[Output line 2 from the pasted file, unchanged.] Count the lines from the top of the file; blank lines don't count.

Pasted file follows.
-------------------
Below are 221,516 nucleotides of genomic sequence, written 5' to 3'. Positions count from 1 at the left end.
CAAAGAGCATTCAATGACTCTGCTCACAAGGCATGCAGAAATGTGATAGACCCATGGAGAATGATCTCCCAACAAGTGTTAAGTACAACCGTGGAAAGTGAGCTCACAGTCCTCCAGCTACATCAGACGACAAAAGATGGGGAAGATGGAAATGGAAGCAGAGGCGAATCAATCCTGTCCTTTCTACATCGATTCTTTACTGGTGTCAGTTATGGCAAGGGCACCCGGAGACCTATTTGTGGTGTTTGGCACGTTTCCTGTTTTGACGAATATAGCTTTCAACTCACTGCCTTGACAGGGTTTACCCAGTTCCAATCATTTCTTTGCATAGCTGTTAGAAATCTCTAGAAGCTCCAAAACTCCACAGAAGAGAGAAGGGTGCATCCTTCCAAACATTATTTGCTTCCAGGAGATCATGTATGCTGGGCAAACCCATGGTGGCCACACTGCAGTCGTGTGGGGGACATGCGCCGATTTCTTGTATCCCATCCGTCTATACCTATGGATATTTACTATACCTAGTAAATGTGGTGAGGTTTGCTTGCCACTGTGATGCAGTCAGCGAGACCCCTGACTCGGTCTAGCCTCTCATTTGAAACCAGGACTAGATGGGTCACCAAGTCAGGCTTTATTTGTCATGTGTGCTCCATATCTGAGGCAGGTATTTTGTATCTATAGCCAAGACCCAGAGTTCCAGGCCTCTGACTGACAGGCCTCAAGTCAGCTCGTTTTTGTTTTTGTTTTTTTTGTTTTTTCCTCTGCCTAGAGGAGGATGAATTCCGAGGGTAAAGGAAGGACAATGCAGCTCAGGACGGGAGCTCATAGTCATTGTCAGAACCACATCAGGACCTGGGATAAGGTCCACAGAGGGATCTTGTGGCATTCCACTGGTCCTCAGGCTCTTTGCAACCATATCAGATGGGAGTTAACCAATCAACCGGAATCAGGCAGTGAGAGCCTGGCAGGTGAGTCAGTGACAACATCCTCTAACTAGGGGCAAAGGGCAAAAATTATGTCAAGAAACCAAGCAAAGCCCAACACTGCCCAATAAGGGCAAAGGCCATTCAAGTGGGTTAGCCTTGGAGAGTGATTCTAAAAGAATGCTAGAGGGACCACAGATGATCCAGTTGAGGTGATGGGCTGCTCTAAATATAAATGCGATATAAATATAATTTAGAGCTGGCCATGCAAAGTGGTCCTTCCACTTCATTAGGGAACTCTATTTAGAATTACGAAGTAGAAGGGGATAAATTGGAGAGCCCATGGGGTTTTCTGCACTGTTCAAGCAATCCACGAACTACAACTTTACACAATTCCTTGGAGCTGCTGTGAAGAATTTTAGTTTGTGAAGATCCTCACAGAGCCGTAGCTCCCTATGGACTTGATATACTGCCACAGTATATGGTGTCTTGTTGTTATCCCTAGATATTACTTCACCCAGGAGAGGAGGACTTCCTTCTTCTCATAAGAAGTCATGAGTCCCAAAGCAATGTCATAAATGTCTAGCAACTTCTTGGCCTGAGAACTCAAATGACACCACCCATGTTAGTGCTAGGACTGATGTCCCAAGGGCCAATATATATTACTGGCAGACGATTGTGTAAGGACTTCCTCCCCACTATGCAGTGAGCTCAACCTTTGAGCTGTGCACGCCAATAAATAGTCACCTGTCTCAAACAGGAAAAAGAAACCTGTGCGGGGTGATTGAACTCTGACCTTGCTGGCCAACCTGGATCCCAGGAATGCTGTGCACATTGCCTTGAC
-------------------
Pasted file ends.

CAAAGAGCATTCAATGACTCTGCTCACAAGGCATGCAGAAATGTGATAGACCCATGGAGAATGATCTCCCAACAAGTGTTAAGTACAACCGTGGAAAGTGAGCTCACAGTCCTCCAGCTACATCAGACGACAAAAGATGGGGAAGATGGAAATGGAAGCAGAGGCGAATCAATCCTGTCCTTTCTACATCGATTCTTTACTGGTGTCAGTTATGGCAAGGGCACCCGGAGACCTATTTGTGGTGTTTGGCACGTTTCCTGTTTTGACGAATATAGCTTTCAACTCACTGCCTTGACAGGGTTTACCCAGTTCCAATCATTTCTTTGCATAGCTGTTAGAAATCTCTAGAAGCTCCAAAACTCCACAGAAGAGAGAAGGGTGCATCCTTCCAAACATTATTTGCTTCCAGGAGATCATGTATGCTGGGCAAACCCATGGTGGCCACACTGCAGTCGTGTGGGGGACATGCGCCGATTTCTTGTATCCCATCCGTCTATACCTATGGATATTTACTATACCTAGTAAATGTGGTGAGGTTTGCTTGCCACTGTGATGCAGTCAGCGAGACCCCTGACTCGGTCTAGCCTCTCATTTGAAACCAGGACTAGATGGGTCACCAAGTCAGGCTTTATTTGTCATGTGTGCTCCATATCTGAGGCAGGTATTTTGTATCTATAGCCAAGACCCAGAGTTCCAGGCCTCTGACTGACAGGCCTCAAGTCAGCTCGTTTTTGTTTTTGTTTTTTTTGTTTTTTCCTCTGCCTAGAGGAGGATGAATTCCGAGGGTAAAGGAAGGACAATGCAGCTCAGGACGGGAGCTCATAGTCATTGTCAGAACCACATCAGGACCTGGGATAAGGTCCACAGAGGGATCTTGTGGCATTCCACTGGTCCTCAGGCTCTTTGCAACCATATCAGATGGGAGTTAACCAATCAACCGGAATCAGGCAGTGAGAGCCTGGCAGGTGAGTCAGTGACAACATCCTCTAACTAGGGGCAAAGGGCAAAAATTATGTCAAGAAACCAAGCAAAGCCCAACACTGCCCAATAAGGGCAAAGGCCATTCAAGTGGGTTAGCCTTGGAGAGTGATTCTAAAAGAATGCTAGAGGGACCACAGATGATCCAGTTGAGGTGATGGGCTGCTCTAAATATAAATGCGATATAAATATAATTTAGAGCTGGCCATGCAAAGTGGTCCTTCCACTTCATTAGGGAACTCTATTTAGAATTACGAAGTAGAAGGGGATAAATTGGAGAGCCCATGGGGTTTTCTGCACTGTTCAAGCAATCCACGAACTACAACTTTACACAATTCCTTGGAGCTGCTGTGAAGAATTTTAGTTTGTGAAGATCCTCACAGAGCCGTAGCTCCCTATGGACTTGATATACTGCCACAGTATATGGTGTCTTGTTGTTATCCCTAGATATTACTTCACCCAGGAGAGGAGGACTTCCTTCTTCTCATAAGAAGTCATGAGTCCCAAAGCAATGTCATAAATGTCTAGCAACTTCTTGGCCTGAGAACTCAAATGACACCACCCATGTTAGTGCTAGGACTGATGTCCCAAGGGCCAATATATATTACTGGCAGACGATTGTGTAAGGACTTCCTCCCCACTATGCAGTGAGCTCAACCTTTGAGCTGTGCACGCCAATAAATAGTCACCTGTCTCAAACAGGAAAAAGAAACCTGTGCGGGGTGATTGAACTCTGACCTTGCTGGCCAACCTGGATCCCAGGAATGCTGTGCACATTGCCTTGAC